At that very moment, the pigs noticed the dragons and did what any sane animal would do: They squealed loudly and went running in all directions… and with them, amidst the crowd of jostling, stinky pigs, sprinted the boy and the Princess, crouched down to stay below the pigs. The dragons all roared and began chasing pigs, which they loved to eat, but the pigs were quick and disappeared into the darkness of the woods before the dragons could catch them.

Lumpy, meanwhile, had crept into the woods from where the dragons has tossed him. They didn’t care to restrain him, or hurt him particularly; they just didn’t want him bothering them. Lumpy went to his favorite clearing and laid down, nursing his bruises and waiting for the escapees.

The boy and Princess dashed through the darkened woods. While the boy could have escaped easily at any time, thanks to his years of practice with Lumpy, the Princess in her (formerly) white gown was another matter. She stood out like a flamingo in a murder of crows; besides which, she crashed through every bush as loudly as you could imagine, and she almost immediately began flagging as they ran. She wasn’t accustomed to dashing around, having learned instead things useful for running a kingdom — politics, literature, languages, reading and writing, and of course the ladylike arts of instruments and art and sewing, etc. So she was quite skilled, but unfortunately a very slow runner who became winded quickly.

About the time the Princess started gasping–maybe five minutes after they entered the woods–the boy and Princess heard roars of anger saw the woods lit up with bright flashes of flame. The dragons had discovered the Princess’s escape, and it wouldn’t take long for the boy and Princess to be caught.

The boy hadn’t counted on this. He’d planned on dashing to Lumpy’s clearing in just a few minutes, but it became clear the dragons would catch them long before they reached safety.

“I can’t–run–anymore,” the Princess gasped, stopping at the bank of a creek and doubling over to rest her hands on her knees. “Go–without–me…”

“Ha!” the boy snorted, “Not after all the trouble we’ve gone to, rescuing you and all. Don’t worry, I’ll think of something.” He looked around quickly, getting his bearings. The dragons couldn’t see well in the dark woods; and they wouldn’t smell him, but they would certainly smell the Princess, and they could follow her scent anywhere… Except underwater.

“Quick!” the boy whispered. He slashed some reeds with his knife and handed one to the Princess. “There’s a pool just a little ways down. Get in the water and run to the pool. We’ll hide underwater. I’ll show you.”

They splashed through the creek until they came upon the pool, a place the boy had spent many hours catching fish and playing with Lumpy. He showed the Princess how to use the reed to breathe, and they both submerged. The boy put the Princess up against the muddy bank beneath a bit of an overhang, while he himself pressed against her, using his dark peasant’s clothes and the creek mud to hide the brightness of her white gown.

They slipped underwater not a moment too soon. Seconds later, dragons went by, splashing and roaring and flaming in anger. The dragons found Lumpy, innocently laying alone in his field, and they roared at him in anger, too. “You know something about this!” they yelled, but Lumpy just said, “About what?” and they stormed off on their fruitless search.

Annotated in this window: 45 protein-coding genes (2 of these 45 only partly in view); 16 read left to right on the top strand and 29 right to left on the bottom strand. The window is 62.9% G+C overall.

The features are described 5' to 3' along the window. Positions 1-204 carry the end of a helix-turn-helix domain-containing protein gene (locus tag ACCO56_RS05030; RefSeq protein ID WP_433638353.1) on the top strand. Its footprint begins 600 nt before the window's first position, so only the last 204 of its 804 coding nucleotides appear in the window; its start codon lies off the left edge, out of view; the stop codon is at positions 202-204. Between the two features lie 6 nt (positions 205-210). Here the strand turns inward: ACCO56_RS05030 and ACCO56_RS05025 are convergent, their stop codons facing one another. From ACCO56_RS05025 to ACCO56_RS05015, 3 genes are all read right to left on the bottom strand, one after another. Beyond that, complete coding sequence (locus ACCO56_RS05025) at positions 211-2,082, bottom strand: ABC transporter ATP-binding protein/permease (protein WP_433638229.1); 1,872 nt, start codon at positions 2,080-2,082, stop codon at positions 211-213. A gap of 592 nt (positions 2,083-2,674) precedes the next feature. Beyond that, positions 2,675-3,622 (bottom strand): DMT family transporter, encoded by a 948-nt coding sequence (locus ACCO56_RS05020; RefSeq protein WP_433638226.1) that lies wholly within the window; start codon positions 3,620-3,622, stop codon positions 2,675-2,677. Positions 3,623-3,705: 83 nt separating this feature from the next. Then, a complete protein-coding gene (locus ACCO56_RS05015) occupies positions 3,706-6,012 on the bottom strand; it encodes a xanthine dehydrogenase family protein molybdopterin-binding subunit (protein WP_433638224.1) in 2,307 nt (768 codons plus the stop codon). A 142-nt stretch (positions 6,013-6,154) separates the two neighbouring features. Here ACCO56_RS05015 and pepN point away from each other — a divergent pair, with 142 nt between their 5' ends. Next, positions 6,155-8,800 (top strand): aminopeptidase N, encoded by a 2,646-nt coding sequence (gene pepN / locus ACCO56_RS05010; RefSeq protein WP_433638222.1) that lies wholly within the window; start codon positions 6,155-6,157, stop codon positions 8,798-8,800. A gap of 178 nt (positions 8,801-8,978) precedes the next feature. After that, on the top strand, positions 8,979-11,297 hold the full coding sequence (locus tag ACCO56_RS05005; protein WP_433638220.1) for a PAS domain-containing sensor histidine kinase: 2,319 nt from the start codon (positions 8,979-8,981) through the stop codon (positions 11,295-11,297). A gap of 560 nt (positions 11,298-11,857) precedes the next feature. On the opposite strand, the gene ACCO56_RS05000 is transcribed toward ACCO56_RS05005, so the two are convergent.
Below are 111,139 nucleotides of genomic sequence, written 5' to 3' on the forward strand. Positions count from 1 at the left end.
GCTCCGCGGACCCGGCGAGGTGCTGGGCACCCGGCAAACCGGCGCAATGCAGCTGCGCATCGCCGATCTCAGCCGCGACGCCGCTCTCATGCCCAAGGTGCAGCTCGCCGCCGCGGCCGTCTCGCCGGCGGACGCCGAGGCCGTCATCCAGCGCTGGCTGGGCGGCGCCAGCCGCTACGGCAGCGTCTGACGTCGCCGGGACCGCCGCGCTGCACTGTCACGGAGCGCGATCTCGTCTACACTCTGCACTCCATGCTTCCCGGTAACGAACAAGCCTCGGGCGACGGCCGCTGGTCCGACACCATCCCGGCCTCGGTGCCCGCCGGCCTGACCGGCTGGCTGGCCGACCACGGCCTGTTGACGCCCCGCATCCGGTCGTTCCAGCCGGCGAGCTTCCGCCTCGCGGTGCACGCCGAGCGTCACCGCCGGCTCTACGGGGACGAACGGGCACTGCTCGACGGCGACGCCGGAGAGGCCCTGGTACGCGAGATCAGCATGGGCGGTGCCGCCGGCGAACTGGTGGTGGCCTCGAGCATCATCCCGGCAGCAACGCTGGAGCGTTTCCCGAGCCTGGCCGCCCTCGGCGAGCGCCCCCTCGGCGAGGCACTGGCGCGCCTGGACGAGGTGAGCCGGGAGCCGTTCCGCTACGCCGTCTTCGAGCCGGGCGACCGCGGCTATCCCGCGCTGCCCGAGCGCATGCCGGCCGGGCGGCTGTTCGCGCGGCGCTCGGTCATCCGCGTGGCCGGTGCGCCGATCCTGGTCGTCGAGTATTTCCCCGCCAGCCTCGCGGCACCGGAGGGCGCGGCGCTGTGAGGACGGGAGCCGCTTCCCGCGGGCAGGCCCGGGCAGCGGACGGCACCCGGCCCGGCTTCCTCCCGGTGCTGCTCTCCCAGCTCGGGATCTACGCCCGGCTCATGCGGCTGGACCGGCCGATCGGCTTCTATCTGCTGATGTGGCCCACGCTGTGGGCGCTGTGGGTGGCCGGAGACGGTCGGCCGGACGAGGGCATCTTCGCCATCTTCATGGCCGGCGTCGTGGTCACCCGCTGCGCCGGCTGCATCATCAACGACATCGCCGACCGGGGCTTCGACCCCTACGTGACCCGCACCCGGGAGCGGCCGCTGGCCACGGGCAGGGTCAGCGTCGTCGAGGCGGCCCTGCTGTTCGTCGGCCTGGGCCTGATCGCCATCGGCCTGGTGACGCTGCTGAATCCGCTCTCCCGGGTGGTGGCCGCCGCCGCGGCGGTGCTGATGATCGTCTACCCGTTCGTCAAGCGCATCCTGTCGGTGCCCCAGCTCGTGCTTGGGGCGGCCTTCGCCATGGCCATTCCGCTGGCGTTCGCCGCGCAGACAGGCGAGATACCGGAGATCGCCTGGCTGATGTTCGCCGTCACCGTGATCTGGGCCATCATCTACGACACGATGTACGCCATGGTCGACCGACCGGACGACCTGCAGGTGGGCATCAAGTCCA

A long while later, shivering and cramping and half-suffocated from sipping air through a reed, the boy and Princess emerged from the pool. The boy came out a bit cleaner than he went in, the water having washed away the pig and food muck, while the Princess came out quite a bit messier. Her gown was indubitably ruined. But as the boy helped her from the pool, grasping her hand to keep her from slipping on some mossy rocks, his heart turned over in a way he’d never felt before. She looked beautiful to him right there, bruised, dripping wet and muddy, hair tangled in a mess — nothing like a fairy tale Princess. But, as a true Princess would, she remained poised and surprisingly calm throughout the entire escape, never once screaming or fainting or doing those useless things that girls usually do.

And when she reached out to hold the boy’s hand as they stepped from their watery hideout, the Princess’s heart did a little flip, too. He certainly wasn’t a fairy tale prince, he was young and strong and clever, and he had risked his life for her, a complete stranger. It was a good start.

Fortunately, neither one let the skipping, flipping heart-leaps distract them from the fact that a village of angry dragons still sought them. It was only a few more minutes’ quick walking (in deference to the Princess’s tired legs) to Lumpy’s special clearing. The sun had just started rising and the sky turned just grey with a tinge of gold as the boy and Princess stepped out of the trees. Lumpy lay, waiting patiently.

The Princess balked. “Wait, a dragon? Didn’t we just escape from dragons?”

“Don’t worry, he’s my friend,” the boy explained. “Lumpy, meet the Princess. Princess, Lumpy.”

“Oh… well… all right,” the Princess agreed. She wasn’t entirely sure of the wisdom of this plan, trusting a dragon and all, but she did trust the boy. So she went along as Lumpy extended a leg for them to climb onto his back.

“Hurry,” Lumpy said. “You had to hide in that pool a long time. We need to be gone before the sun rises much more, or they’ll easily see us on the horizon.” The boy helped settle the Princess and swung up in a practiced, easy motion. In a trice Lumpy had launched straight up, powerful legs and wings carrying them high into sky.

The Princess directed them to fly east; she came from a land far beyond the eastern mountain range in the distance. Lumpy flew swiftly toward the rising sun and none of the other dragons saw him. By the time they flew in search, Lumpy and his passengers had become just a tiny dot in the blazing ball of the midsummer morning sunrise.

After a long flight and other adventures not covered here, they reached the Princess’s home. By then she and the boy had truly fallen in love. It wasn’t long after the King and Queen had finished celebrating their daughter’s safe return that the entire kingdom celebrated the wedding of the Princess and the boy, who became a Prince.

As for Lumpy, he found he enjoyed the Princess’s country far better than his own. She lived in a tropical land, always warm, with fruit growing abundantly. They had vast sandy beaches and warm blue water with beautiful exotic fish and fabulous underwater gardens. The Princess and the Prince (as we must now call the boy) made a special home for Lumpy in the palace grounds, and he got to eat whatever delicious things he wanted from then on.

They lived happily for a number of years. But, as you know, nobody lives happily ever after. There are more stories of what happened with Lumpy and the Prince and Princess, and maybe I will tell them some time.